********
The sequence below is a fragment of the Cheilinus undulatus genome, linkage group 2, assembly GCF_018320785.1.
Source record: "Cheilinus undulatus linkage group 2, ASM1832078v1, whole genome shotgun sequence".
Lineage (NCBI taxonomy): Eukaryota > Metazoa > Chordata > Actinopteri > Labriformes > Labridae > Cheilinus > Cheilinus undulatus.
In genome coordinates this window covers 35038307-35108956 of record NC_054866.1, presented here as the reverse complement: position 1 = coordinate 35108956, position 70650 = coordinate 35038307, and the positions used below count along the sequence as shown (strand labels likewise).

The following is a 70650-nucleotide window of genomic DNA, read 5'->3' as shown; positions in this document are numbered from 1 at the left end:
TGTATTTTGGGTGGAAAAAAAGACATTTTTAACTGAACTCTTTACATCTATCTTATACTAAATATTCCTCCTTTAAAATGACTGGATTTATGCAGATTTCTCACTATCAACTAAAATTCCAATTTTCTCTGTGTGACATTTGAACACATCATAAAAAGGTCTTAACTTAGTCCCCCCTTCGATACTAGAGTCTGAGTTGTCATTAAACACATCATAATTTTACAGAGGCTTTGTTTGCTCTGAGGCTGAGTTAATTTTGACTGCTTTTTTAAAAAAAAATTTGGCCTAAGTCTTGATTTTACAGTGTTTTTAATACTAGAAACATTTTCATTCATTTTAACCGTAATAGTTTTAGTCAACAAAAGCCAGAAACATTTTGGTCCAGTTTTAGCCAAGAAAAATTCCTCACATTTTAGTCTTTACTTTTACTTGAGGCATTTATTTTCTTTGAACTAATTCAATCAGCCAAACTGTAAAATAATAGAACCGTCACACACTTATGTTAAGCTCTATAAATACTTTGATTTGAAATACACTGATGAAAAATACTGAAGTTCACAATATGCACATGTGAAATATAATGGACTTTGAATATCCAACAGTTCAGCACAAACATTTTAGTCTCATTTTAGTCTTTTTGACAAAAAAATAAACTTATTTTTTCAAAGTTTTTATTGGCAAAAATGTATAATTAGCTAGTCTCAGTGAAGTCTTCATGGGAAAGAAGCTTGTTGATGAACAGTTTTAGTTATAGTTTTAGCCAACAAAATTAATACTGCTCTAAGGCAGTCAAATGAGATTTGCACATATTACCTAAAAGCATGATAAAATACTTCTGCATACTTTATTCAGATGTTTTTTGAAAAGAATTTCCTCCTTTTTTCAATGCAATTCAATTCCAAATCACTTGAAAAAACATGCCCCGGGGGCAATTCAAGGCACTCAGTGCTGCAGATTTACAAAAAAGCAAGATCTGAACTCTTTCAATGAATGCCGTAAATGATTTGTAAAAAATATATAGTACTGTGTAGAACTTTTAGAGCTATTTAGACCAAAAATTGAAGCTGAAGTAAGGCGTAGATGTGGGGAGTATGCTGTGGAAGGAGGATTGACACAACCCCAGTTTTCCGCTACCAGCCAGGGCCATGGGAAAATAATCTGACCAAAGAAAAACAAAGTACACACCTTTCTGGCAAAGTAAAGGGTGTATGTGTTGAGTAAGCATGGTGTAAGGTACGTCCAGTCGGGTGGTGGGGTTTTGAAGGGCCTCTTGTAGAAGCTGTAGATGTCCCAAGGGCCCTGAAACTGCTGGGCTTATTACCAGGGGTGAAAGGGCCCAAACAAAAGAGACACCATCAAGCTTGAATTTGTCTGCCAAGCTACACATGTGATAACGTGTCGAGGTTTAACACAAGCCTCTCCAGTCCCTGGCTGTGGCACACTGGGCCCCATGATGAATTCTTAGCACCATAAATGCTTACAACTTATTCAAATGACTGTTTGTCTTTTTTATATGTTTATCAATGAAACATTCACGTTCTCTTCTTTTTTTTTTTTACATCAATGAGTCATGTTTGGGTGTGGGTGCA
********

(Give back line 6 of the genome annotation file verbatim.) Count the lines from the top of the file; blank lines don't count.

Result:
TGTATTTTGGGTGGAAAAAAAGACATTTTTAACTGAACTCTTTACATCTATCTTATACTAAATATTCCTCCTTTAAAATGACTGGATTTATGCAGATTTCTCACTATCAACTAAAATTCCAATTTTCTCTGTGTGACATTTGAACACATCATAAAAAGGTCTTAACTTAGTCCCCCCTTCGATACTAGAGTCTGAGTTGTCATTAAACACATCATAATTTTACAGAGGCTTTGTTTGCTCTGAGGCTGAGTTAATTTTGACTGCTTTTTTAAAAAAAAATTTGGCCTAAGTCTTGATTTTACAGTGTTTTTAATACTAGAAACATTTTCATTCATTTTAACCGTAATAGTTTTAGTCAACAAAAGCCAGAAACATTTTGGTCCAGTTTTAGCCAAGAAAAATTCCTCACATTTTAGTCTTTACTTTTACTTGAGGCATTTATTTTCTTTGAACTAATTCAATCAGCCAAACTGTAAAATAATAGAACCGTCACACACTTATGTTAAGCTCTATAAATACTTTGATTTGAAATACACTGATGAAAAATACTGAAGTTCACAATATGCACATGTGAAATATAATGGACTTTGAATATCCAACAGTTCAGCACAAACATTTTAGTCTCATTTTAGTCTTTTTGACAAAAAAATAAACTTATTTTTTCAAAGTTTTTATTGGCAAAAATGTATAATTAGCTAGTCTCAGTGAAGTCTTCATGGGAAAGAAGCTTGTTGATGAACAGTTTTAGTTATAGTTTTAGCCAACAAAATTAATACTGCTCTAAGGCAGTCAAATGAGATTTGCACATATTACCTAAAAGCATGATAAAATACTTCTGCATACTTTATTCAGATGTTTTTTGAAAAGAATTTCCTCCTTTTTTCAATGCAATTCAATTCCAAATCACTTGAAAAAACATGCCCCGGGGGCAATTCAAGGCACTCAGTGCTGCAGATTTACAAAAAAGCAAGATCTGAACTCTTTCAATGAATGCCGTAAATGATTTGTAAAAAATATATAGTACTGTGTAGAACTTTTAGAGCTATTTAGACCAAAAATTGAAGCTGAAGTAAGGCGTAGATGTGGGGAGTATGCTGTGGAAGGAGGATTGACACAACCCCAGTTTTCCGCTACCAGCCAGGGCCATGGGAAAATAATCTGACCAAAGAAAAACAAAGTACACACCTTTCTGGCAAAGTAAAGGGTGTATGTGTTGAGTAAGCATGGTGTAAGGTACGTCCAGTCGGGTGGTGGGGTTTTGAAGGGCCTCTTGTAGAAGCTGTAGATGTCCCAAGGGCCCTGAAACTGCTGGGCTTATTACCAGGGGTGAAAGGGCCCAAACAAAAGAGACACCATCAAGCTTGAATTTGTCTGCCAAGCTACACATGTGATAACGTGTCGAGGTTTAACACAAGCCTCTCCAGTCCCTGGCTGTGGCACACTGGGCCCCATGATGAATTCTTAGCACCATAAATGCTTACAACTTATTCAAATGACTGTTTGTCTTTTTTATATGTTTATCAATGAAACATTCACGTTCTCTTCTTTTTTTTTTTTACATCAATGAGTCATGTTTGGGTGTGGGTGCA